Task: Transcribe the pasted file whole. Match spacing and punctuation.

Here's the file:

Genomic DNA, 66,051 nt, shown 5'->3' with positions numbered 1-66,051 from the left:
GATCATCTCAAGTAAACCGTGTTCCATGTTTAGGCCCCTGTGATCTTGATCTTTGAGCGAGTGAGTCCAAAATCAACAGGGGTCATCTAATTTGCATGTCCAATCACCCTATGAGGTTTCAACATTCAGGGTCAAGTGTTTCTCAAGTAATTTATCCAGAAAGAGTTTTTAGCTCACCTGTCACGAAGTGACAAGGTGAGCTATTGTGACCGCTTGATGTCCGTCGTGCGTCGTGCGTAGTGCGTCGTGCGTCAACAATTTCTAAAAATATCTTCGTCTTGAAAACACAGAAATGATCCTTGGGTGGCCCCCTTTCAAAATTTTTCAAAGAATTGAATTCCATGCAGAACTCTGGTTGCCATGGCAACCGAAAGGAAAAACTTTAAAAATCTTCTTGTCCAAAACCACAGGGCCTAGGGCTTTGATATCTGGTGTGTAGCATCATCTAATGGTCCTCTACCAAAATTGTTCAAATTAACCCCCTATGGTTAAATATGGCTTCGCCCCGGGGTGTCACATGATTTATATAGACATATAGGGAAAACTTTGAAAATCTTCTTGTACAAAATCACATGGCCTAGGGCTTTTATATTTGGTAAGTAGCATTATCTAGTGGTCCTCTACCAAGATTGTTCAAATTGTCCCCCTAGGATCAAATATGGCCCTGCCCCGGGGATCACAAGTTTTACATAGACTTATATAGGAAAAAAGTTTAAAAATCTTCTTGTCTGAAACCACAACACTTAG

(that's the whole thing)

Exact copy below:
Genomic DNA, 66,051 nt, shown 5'->3' with positions numbered 1-66,051 from the left:
GATCATCTCAAGTAAACCGTGTTCCATGTTTAGGCCCCTGTGATCTTGATCTTTGAGCGAGTGAGTCCAAAATCAACAGGGGTCATCTAATTTGCATGTCCAATCACCCTATGAGGTTTCAACATTCAGGGTCAAGTGTTTCTCAAGTAATTTATCCAGAAAGAGTTTTTAGCTCACCTGTCACGAAGTGACAAGGTGAGCTATTGTGACCGCTTGATGTCCGTCGTGCGTCGTGCGTAGTGCGTCGTGCGTCAACAATTTCTAAAAATATCTTCGTCTTGAAAACACAGAAATGATCCTTGGGTGGCCCCCTTTCAAAATTTTTCAAAGAATTGAATTCCATGCAGAACTCTGGTTGCCATGGCAACCGAAAGGAAAAACTTTAAAAATCTTCTTGTCCAAAACCACAGGGCCTAGGGCTTTGATATCTGGTGTGTAGCATCATCTAATGGTCCTCTACCAAAATTGTTCAAATTAACCCCCTATGGTTAAATATGGCTTCGCCCCGGGGTGTCACATGATTTATATAGACATATAGGGAAAACTTTGAAAATCTTCTTGTACAAAATCACATGGCCTAGGGCTTTTATATTTGGTAAGTAGCATTATCTAGTGGTCCTCTACCAAGATTGTTCAAATTGTCCCCCTAGGATCAAATATGGCCCTGCCCCGGGGATCACAAGTTTTACATAGACTTATATAGGAAAAAAGTTTAAAAATCTTCTTGTCTGAAACCACAACACTTAG